The History of the Fourth Republic will never be written without an honorable mention of the Second Senate. The Senate of the Federal Republic of Nigeria by all means and purpose is a constitutional mimic of its American counterpart because it serves no practical constitutional purpose (like the need to balance the interest of small states vs. big states, or Slave States vs. Free State). In short, it is a copy cat makes me look good body of so called “distinguished senators” that serves as the last clearing house of the Nation’s legislature when a unicameral legislature would have worked just as well.
The Fourth Republic Senate however started on a rather wobbly premise- especially in its first session that ended in June 2003. Ostentatious furniture allowance, certificate scandals, age falsification, crisis of leadership, brazen corruption, an executive arm led assault that basically sowed seeds of discord in this distinguished body all but conspired to conscript the first session of the Nigerian Senate in the first republic in the dustbin of history. Nothing best exemplifies the trauma of the first Senate than the spate of leadership changes that produced three Senate Presidents in that four year period. Hence, it was a somewhat discredited body the President inaugurated at the start of the new session of the Senate in June 2003. Looking back four years from thence, there is no doubt a new Senate has emerged from the ashes of the previous one.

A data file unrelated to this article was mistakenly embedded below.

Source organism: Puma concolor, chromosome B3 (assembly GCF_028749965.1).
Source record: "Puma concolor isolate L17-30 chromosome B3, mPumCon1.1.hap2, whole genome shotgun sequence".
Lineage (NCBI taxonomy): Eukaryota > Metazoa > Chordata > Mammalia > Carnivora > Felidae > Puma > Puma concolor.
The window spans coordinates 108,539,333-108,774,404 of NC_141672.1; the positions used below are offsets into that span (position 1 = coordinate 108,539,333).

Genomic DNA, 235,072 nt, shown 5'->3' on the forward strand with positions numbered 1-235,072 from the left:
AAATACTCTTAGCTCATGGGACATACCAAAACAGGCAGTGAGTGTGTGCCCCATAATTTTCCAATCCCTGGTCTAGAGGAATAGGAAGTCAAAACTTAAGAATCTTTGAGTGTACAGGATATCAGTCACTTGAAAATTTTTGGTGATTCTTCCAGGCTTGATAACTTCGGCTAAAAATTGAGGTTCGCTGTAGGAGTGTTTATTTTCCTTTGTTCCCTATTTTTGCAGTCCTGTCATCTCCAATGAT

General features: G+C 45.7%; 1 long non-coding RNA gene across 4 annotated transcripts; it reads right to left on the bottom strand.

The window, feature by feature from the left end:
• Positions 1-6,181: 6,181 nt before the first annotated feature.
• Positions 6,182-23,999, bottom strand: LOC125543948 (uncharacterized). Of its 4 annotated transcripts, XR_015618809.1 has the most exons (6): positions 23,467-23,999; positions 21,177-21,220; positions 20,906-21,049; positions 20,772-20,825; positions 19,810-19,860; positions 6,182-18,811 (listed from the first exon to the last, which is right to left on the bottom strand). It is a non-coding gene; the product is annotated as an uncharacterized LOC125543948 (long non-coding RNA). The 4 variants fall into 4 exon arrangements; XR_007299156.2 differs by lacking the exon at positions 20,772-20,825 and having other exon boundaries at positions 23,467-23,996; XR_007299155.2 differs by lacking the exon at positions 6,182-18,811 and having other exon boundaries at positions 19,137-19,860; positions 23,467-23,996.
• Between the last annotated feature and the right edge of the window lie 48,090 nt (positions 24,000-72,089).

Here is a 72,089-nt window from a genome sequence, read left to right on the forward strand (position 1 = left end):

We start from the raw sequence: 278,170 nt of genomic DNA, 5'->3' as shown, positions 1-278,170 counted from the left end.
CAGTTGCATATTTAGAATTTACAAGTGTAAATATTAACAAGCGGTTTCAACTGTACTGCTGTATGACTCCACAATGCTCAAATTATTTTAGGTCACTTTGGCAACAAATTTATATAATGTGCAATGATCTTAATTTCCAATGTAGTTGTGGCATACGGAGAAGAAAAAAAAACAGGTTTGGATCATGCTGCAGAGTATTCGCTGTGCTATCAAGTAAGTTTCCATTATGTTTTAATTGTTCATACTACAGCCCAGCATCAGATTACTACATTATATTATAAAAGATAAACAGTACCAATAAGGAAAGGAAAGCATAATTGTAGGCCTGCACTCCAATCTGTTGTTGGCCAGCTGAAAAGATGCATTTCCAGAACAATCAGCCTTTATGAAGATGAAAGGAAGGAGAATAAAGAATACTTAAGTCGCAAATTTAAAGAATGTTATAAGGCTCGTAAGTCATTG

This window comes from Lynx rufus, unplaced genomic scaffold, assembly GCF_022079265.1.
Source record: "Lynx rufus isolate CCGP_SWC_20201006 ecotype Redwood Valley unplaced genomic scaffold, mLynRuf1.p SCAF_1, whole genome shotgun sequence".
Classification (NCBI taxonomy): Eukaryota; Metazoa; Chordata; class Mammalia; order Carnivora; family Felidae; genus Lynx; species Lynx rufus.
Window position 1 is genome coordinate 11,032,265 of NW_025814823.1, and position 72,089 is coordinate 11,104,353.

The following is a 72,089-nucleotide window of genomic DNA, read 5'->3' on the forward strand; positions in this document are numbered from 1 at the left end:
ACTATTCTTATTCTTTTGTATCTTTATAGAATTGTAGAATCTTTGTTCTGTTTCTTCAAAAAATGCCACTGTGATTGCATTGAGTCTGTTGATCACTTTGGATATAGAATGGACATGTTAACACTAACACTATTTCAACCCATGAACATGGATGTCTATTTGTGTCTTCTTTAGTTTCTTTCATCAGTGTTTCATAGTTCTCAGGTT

Don’t get me wrong, the Senate still has and will still hold her own fair share of charlatans. The most notorious of them of course is Mantu, the lying Senator. In this dishonorable category you can add that noisemaker called Nzeribe and the “alleged murderer” Omisore. This not an exhaustive list, but I owe it to posterity to mention the three worst senators in my considered opinion that walked that hollow grounds of the National Assembly and brought shame to our collective sense of goodwill. Regardless of these facts, the current Senate has done well comparable to the last. It is true that ours is a difficult country to govern, more so when you belong to this August body that key decisions from constitutional amendment to state of emergencies to elections and even investigation of public institutions fall onto. The current Senate has acted at the minimum with some dignified pace in the face of these pressures and must be commended.
Perhaps the Senate’s brightest hour came when the so called third term agenda was laid before it by the enemies of progress. With resounding statesmanship and sense of responsibility the Senate passed on ushering Nigeria to the dishonorable camp of Banana Republics where life leaders emerge with the stamp of legislative approval to ride rough shod on the entire national enterprise. Rejecting those constitutional amendments no matter how short sighted it might have been, was the best thing to happen to Nigeria since the death of Sani Abacha and it took the leadership of few senators most especially Kuta (Niger), Late Yari Gandi (Sokoto), Afikuyomi (Lagos) and Chukwumerije (Anambra) to see to the fact that the President’s chicken would not be “proprietorless” on May 30, 2007.